Now for the educational bit:

Yusupov Palace was where Rasputin the ‘Mad Monk’ finally met his untimely end. Nicholas II and his wife Alexandria saw Rasputin as a Holy Man who had been sent by God to protect their boy Alexis (heir to the throne). This was because he was the only person who could apparently stop their sons bleeding (he suffered from haemophilia).After a while however, there became an underlying air of concern that Rasputin was too close to the family and as such held potentially too much power.  Given these concerns, a group of aristocrats in league with the Grand Duke Dmitri Pavlovich (a cousin of Nicholas II) and Prince Felix Yusupov got together in 1916 to ‘save Russia’ by assassinating Rasputin by meeting him for a drink and for his to be laced with Cyanide. Unfortunately, they didn’t know that Cyanide was neutralised by the drink they put it in!

The images below show the recreation of the room under the Palace where the assassins waited for Rasputin to die after being [unsuccessfully] poisoned with Cyanide and then shot at point blank range.

 IMG_0254 IMG_0251 IMG_0252

Even the shot failed as Rasputin managed to get out of the room and into the courtyard before being shot again. This time, satisfied the monk was dead, they wrapped him in a blanket and through him into the river. Unfortunately, they forgot to weigh him down and he was discovered two days later (he was definitely dead by this time). After the body was retrieved, the doctors performed an autopsy and found that there was water in his lungs indicating that he did in fact eventually die from drowning.

The images below are just a few samples of the Yusupov Palace. The Palace, located on the Moika Embankment is seen as a fine example of Russian Classicism influenced further by it’s owners, the Yusupov Princes. The Princes were indeed wealthy and comparable to that of the Romanovs. They were great collectors of art although most of what is now in the Yusupov Palace are in fact replicas with the originals having been relocated to the Hermitage after the revolution. 

 IMG_0198 IMG_0196 IMG_0199

 IMG_0208 IMG_0209 IMG_0219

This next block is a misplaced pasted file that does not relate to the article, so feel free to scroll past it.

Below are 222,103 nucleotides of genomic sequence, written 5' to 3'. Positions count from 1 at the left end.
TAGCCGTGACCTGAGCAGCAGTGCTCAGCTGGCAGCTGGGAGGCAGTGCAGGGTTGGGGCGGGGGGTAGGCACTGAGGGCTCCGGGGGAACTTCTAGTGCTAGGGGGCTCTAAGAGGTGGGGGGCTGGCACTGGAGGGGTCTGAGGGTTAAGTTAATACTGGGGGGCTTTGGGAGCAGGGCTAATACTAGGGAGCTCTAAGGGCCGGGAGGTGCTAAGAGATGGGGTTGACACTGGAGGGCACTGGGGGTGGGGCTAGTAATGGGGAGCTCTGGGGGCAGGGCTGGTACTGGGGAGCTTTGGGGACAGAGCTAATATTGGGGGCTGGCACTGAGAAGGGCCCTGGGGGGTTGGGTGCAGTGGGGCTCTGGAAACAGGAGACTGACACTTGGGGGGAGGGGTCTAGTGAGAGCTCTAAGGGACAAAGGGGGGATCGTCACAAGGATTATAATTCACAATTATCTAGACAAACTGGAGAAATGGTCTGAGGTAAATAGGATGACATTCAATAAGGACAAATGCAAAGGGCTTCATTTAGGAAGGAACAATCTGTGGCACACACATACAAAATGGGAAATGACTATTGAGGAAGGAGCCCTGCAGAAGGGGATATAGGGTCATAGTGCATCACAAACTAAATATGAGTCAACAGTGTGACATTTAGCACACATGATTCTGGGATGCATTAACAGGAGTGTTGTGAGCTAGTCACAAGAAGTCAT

Anyway, tour over, we had 20 minutes to browse the adjoining souvenir shop for making those last minute essential purchases. Knowing that Debbie was already hunting down those items we never knew we needed, I opted to buy a book on St Petersburg plus a cheap Russian Doll, decorated for Christmas (you can never be too prepared for the festive season) and some nice Russian Chocolate for any little people we may see when we get back home.

When I got back to the ship and showed my bounty to She Who Must be Ignored, I mean, Obeyed, she enquired as to why I had bought another book on St Petersburg, showing me the identical book I had bought yesterday (oops, another senior moment methinks). As for the chocolate, well that was met with approval and of the four bars purchased, only one now remains. She didn’t think much of my doll saying that it looked strangely evil and cheap, which actually it was (cheap that is): It was only 180 Roubles which is about £4 so I couldn’t argue that it was cheap. Her doll however was exactly the blooming opposite. Hers cost 6000 Roubles which worked out to be, a_lot more than mine.

After this, Smug Debbie and Dejected Moi, went up to the Sun Deck for a drink and a sticky bun. While there we enjoyed the Sail Away party where free drinks were flowing freely the music was playing and the crew were dancing. Now bearing in mind that all this was taking place around the pool, the inevitable was inevitable and sure enough one of the crew went in the pool. Better still, he was followed by the Cruise Director. Unfortunately, her blouse was inappropriate wear for being in the pool but luckily some concerned passengers offered her towels to cover herself. Still it was all in good humour. Eventually, as the Balmoral sailed onwards, St Petersburg disappeared over the horizon and all went off to prepare for Dinner.

Dinner itself was well received and made all the more enjoyable in the knowledge that we had to put our clocks back 1-hour so getting an extra hours sleep. Yippee.

After dinner we ‘retired’, again, to the Observatory Lounge for a couple of rather large brandy’s safe in the knowledge that we had an extra hours sleep but forgetting that tomorrow brought us to Tallinn in Estonia and an early start for our tours. Eventually however, we realised and off we went to bed.

Did I lose weight today? Did I heck. Maybe, I’ll lose some tomorrow. Then again, maybe I wont!